Congress on Tuesday reached a bipartisan, bicameral agreement to extend through the summer and 2022-2023 school year child nutrition waivers that have proven crucial to allow schools to provide meals to students and deal with pandemic-related disruptions.
“With 90% of our schools still facing challenges as they return to normal, this will provide our schools and summer meal programs with much-needed support as they deal with ongoing catering issues,” said Senator Debbie Stabenow, Democrat of Michigan and chair of the Senate Agriculture, Nutrition and Forestry Committee, said in a statement. “Congress must act quickly to get this essential aid through.”
Ongoing supply chain disruptions, inflation and rising gasoline prices have produced a maelstrom for school nutrition teams this school year – following a year defined by food-related disruptions. pandemic that forced them to get creative to make sure students were fed, especially in communities with overwhelming food insecurity.
The nutritional derogations, which have been due to expire at the end of June, have provided schools with generous reimbursement rates and enabled them to comply with meal patterns and nutrition standard requirements. School nutrition directors say the waivers have been crucial in allowing school meal programs to work at all given the unpredictable landscape.
A report released last month by the Food Research Action Center shows that among 62 of the nation’s largest school districts, 95% said waivers had helped reduce child hunger in their school district and more than 80% also said that the waivers made it easier for parents, removed the stigma associated with receiving free school meals, made administrative work easier, and supported academic success.
The $3 billion deal was brokered by Stabenow, Republican Senator John Boozman of Arkansas, agriculture committee senior member, Democratic Rep. Bobby Scott of Virginia, chair of the education committee and House Labor and Republican Rep. Virginia Foxx North. Carolina, the prominent member of this committee.
“When I visit our school nutrition professionals, it’s clear that they need continued flexibilities to deal with persistent supply chain issues,” Boozman said in a statement. “I am pleased that after lengthy bipartisan negotiations we were able to reach an agreement to extend the waivers in a fully paid manner.”
The legislation would allow students who qualify for discounted meals to receive free meals, increase federal reimbursements for each school lunch by 40 cents and each school breakfast by 15 cents. It would also extend flexibilities for schools unable to meet certain nutrition standards due to supply chain disruptions, as well as extend current waivers for summer 2022 meal plans.
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“School nutrition professionals have withstood crippling supply chain disruptions, rising prices and labor shortages in their efforts to provide students with healthy meals at a time when families are struggling with higher costs,” says Beth Wallace, president of the School Nutrition Association. “With crucial federal waivers set to expire, this agreement gives school lunch programs a lifeline to help rebuild back to normal operations.”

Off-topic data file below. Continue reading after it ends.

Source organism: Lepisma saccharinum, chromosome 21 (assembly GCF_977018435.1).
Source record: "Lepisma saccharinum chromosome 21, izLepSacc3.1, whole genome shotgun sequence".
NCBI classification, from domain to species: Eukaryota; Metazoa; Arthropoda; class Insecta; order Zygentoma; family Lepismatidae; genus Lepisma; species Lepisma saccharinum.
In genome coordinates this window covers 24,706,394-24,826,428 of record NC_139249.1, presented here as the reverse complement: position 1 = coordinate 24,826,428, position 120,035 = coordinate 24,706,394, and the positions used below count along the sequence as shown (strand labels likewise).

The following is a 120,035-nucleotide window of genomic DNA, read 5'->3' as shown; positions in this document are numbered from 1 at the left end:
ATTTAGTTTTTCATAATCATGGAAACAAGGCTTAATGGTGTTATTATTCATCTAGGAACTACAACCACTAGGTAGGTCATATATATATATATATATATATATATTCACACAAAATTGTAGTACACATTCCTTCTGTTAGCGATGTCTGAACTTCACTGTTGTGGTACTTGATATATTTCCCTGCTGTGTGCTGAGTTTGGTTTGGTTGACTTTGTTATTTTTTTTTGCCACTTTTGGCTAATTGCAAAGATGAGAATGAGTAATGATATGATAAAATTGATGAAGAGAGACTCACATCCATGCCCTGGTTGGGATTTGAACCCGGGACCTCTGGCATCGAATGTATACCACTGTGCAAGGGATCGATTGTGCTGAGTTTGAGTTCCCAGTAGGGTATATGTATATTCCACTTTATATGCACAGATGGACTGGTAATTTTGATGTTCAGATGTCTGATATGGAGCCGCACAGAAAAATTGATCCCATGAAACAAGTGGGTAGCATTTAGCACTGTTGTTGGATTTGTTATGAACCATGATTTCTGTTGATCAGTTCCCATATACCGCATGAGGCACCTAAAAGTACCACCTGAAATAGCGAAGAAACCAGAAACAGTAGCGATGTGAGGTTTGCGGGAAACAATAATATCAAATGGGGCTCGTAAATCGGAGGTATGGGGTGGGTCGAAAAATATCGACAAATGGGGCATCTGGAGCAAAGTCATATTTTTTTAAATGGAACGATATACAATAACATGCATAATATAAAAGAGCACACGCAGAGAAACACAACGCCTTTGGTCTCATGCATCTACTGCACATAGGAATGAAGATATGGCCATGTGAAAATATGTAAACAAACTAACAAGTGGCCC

The agreement follows an intense lobbying effort by school nutrition groups, state chief education officers, district superintendents, principals, school nutrition directors, teachers and community organizations, who have collectively sent tens of thousands of letters over the past two months urging them to extend the waivers, which were first enacted at the start of the pandemic.
The letters describe ongoing struggles to get enough food and supplies for students, with manufacturers abandoning products ranging from low-sodium chicken breasts to low-fat milk and yogurt. School nutrition directors have reported shortages of up to 150-200 menu items per order, forcing understaffed school nutrition teams to scramble for substitutions, as well as price hikes without previous, including a 280% increase in the cost of a case of the types of sanitary gloves kitchen workers use and a 137% increase on whole-grain bread.
“We are grateful that an agreement has been reached to help address the immense challenges faced by schools and community organizations working tirelessly to feed children this summer and throughout the school year,” said Lisa Davis, Senior Vice President of Share Our Strength’s No Kid Hungry Campaign. . “This issue couldn’t be more urgent with waivers expiring in nine days and summer meal plans already in place.”
Congress is expected to approve the legislation this week, in time to avoid the waivers expiring on June 30.